Genomics Medicine Ireland CEO Dr Anne Jones tells John Kennedy how capturing genomic data from the Irish population could prove pivotal in ushering in the life sciences and precision medicine industries of the future.
It has been around 16 years since the Human Genome Project was completed, identifying and mapping all of the genes that make up our DNA. It is crazy to think that since then, entire industries have sprung up within pharma and life sciences that are focused on delivering the precision medicine of the future using cell and gene therapy in an industrialised way.
Ireland is already in the vanguard of this movement, with companies such as Takeda and WuXi currently building the precision drug factories of the future in Meath and Louth, respectively.
‘The 600 jobs we are creating will be purely GMI jobs, but the bigger picture and the more exciting piece for Ireland is what other industries could be spawned’
– DR ANNE JONES
But another important linchpin of these industries of the future is the important work being done by a company that is still quintessentially a start-up: Genomics Medicine Ireland (GMI).
GMI has created a scientific platform to examine the human genome in order to better understand the role of genetics in disease and rare conditions, leading to new prevention strategies and treatments. The company was founded in Ireland in 2015 by a group of leading life sciences entrepreneurs, investors and researchers.
In November 2018 Siliconrepublic.com reported that the company was creating 600 new jobs as part of a $400m investment involving the Ireland Strategic Investment Fund (ISIF) as well as international investors WuXi NextCode, Arch Venture Partners, Polaris Partners, Temasek, Yunfeng Capital and Sequoia Capital.
Last March GMI announced a collaboration with UCD and its affiliated hospitals in the Ireland East Hospital Group, which deal with an average of 1.2m patients. It also forged a partnership with the Mallow Primary Healthcare Centre, said to be the first entry by a genomics research company into the primary care sector in Ireland, giving access to the 120,000-plus patients the centre sees every year.
Currently, GMI is studying seven disease areas including multiple sclerosis (MS) and asthma. By the end of the year this will have grown to 19 diseases, including diabetes and various cancers.
Tipperary native Dr Anne Jones became CEO of GMI late last year. A 25-year veteran of the life sciences industry, she joined from the US Danaher Corporation where she was vice-president and general manager in charge of Pall Corporation’s lab, food and beverage business.
Prior to that, she was vice-president of strategy and business development at Agilent Technologies where she led business development and M&A activities for Agilent’s $2.3bn life sciences and applied markets division, and developed the strategy for Agilent’s successful entry into cell analysis.
Return of the native
Speaking with Silconrepublic.com, Jones’ main challenge today is scaling GMI to achieve its goal of gathering the representative clinical data of the Irish population – a complex task.
The value that GMI promises is that capturing clinical data on Ireland’s homogeneous population could unearth a treasure trove of data that will power the creation of the life-saving drugs and treatments of the future.
“When the samples come in, they go to the lab,” she explained. “After the sequencing is done, when the lab work is done, then comes the data analysis and the data science is around that piece, and this is mostly desk-based, people doing complex things on computers.”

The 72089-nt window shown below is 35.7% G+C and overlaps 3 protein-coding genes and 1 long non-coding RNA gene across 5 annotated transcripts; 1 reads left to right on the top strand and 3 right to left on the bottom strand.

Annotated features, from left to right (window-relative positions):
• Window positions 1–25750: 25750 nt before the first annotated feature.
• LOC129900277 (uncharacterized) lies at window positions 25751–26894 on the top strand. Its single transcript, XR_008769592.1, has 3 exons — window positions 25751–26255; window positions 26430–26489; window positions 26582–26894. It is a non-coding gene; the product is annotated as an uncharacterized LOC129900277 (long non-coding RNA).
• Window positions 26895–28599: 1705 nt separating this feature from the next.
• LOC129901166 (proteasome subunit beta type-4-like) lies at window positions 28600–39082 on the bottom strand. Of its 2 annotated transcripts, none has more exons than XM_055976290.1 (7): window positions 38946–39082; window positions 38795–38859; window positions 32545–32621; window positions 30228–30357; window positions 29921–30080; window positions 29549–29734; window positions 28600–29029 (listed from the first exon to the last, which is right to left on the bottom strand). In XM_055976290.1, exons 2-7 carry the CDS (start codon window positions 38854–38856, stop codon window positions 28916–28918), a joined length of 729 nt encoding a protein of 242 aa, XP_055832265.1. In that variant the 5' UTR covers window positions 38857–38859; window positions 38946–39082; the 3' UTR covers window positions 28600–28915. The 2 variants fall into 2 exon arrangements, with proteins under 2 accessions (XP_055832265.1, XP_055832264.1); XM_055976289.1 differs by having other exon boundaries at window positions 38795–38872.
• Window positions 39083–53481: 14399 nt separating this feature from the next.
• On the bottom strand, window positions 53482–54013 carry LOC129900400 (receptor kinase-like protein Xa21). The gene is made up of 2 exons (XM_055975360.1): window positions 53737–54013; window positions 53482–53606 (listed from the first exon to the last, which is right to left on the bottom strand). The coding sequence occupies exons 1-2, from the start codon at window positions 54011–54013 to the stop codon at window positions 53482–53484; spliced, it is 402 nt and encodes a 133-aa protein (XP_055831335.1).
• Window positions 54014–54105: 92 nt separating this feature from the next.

Jones said that the ultimate goal is to analyse 60 disease types.
“You are looking at the different situations. It could be someone who is healthy versus someone with a particular disease and finding out the genetic variants between what is a healthy population versus one with a disease.
“For a complex disease, it is not just one gene; it can be many genes, hundreds or even thousands of genes where there are things happening, and that’s why you need to have a larger population.
“But it is also why, if you have a homogeneous population like Ireland where the diversity of the population is not as broad as the US or the UK, the variations are more likely to be caused by the disease than other things.”
Jones noted that in Ireland, for example, arthritis is pretty common. She added: “MS has more prevalence in northern Europe than in other parts of the world. There is a geographic element to some of these complex diseases.
“And then there is an environmental piece. Not only do we look at genetic data, we also look at the clinical data and the lifestyle data of each patient. The data is anonymised, we don’t know who the patient is, but we are looking at their lifestyle and what is the clinical presentation of the disease.
“The goal is to partner with pharma partners to develop new drugs, basically. Also, not a fair amount of clinical trials happen in Ireland. Clinical trials often fail; they work on some patients and not on others.
“Another aspect is being able to stratify and see if there is a better chance of a particular drug with a particular set of patients.”
Jones said that the mammoth data-gathering task ahead will involve capturing genomic data on about 10pc of the population, or 400,000 people, to power the prediction engines to discover the future impact of various diseases and respond strategically.
“The 600 jobs we are creating will be purely GMI jobs, but the bigger picture and the more exciting piece for Ireland is what other industries could be spawned.
“When we look at Ireland as a precision medicine centre, it is not just genomics but the other ‘omics’ such as metabolomics and proteinomics.
“From that, there is the potential to attract more clinical trials to Ireland,” she explained.
“I returned to Ireland to establish a research company. I believe having one good research company will inspire others to come.”